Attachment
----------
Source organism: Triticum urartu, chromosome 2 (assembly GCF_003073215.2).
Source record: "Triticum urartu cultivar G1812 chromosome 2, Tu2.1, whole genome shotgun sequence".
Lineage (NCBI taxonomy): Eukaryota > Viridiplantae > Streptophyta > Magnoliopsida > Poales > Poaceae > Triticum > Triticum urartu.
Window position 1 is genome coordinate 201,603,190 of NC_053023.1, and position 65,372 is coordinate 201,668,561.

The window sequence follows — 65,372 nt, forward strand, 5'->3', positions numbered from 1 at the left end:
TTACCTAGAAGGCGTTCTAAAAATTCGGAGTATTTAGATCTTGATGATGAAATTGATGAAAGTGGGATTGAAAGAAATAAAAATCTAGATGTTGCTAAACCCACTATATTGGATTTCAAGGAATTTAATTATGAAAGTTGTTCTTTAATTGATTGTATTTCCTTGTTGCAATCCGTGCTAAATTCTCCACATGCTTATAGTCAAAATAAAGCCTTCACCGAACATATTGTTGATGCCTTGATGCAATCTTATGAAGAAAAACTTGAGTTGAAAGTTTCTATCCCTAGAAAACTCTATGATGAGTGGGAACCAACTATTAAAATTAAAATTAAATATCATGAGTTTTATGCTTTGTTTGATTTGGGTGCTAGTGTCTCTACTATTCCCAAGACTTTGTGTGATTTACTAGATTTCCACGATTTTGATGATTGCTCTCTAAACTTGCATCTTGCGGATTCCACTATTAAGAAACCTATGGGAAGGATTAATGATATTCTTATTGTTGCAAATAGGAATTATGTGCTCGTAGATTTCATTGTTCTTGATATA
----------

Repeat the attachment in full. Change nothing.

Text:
Source organism: Triticum urartu, chromosome 2 (assembly GCF_003073215.2).
Source record: "Triticum urartu cultivar G1812 chromosome 2, Tu2.1, whole genome shotgun sequence".
Lineage (NCBI taxonomy): Eukaryota > Viridiplantae > Streptophyta > Magnoliopsida > Poales > Poaceae > Triticum > Triticum urartu.
Window position 1 is genome coordinate 201,603,190 of NC_053023.1, and position 65,372 is coordinate 201,668,561.

The window sequence follows — 65,372 nt, forward strand, 5'->3', positions numbered from 1 at the left end:
TTACCTAGAAGGCGTTCTAAAAATTCGGAGTATTTAGATCTTGATGATGAAATTGATGAAAGTGGGATTGAAAGAAATAAAAATCTAGATGTTGCTAAACCCACTATATTGGATTTCAAGGAATTTAATTATGAAAGTTGTTCTTTAATTGATTGTATTTCCTTGTTGCAATCCGTGCTAAATTCTCCACATGCTTATAGTCAAAATAAAGCCTTCACCGAACATATTGTTGATGCCTTGATGCAATCTTATGAAGAAAAACTTGAGTTGAAAGTTTCTATCCCTAGAAAACTCTATGATGAGTGGGAACCAACTATTAAAATTAAAATTAAATATCATGAGTTTTATGCTTTGTTTGATTTGGGTGCTAGTGTCTCTACTATTCCCAAGACTTTGTGTGATTTACTAGATTTCCACGATTTTGATGATTGCTCTCTAAACTTGCATCTTGCGGATTCCACTATTAAGAAACCTATGGGAAGGATTAATGATATTCTTATTGTTGCAAATAGGAATTATGTGCTCGTAGATTTCATTGTTCTTGATATA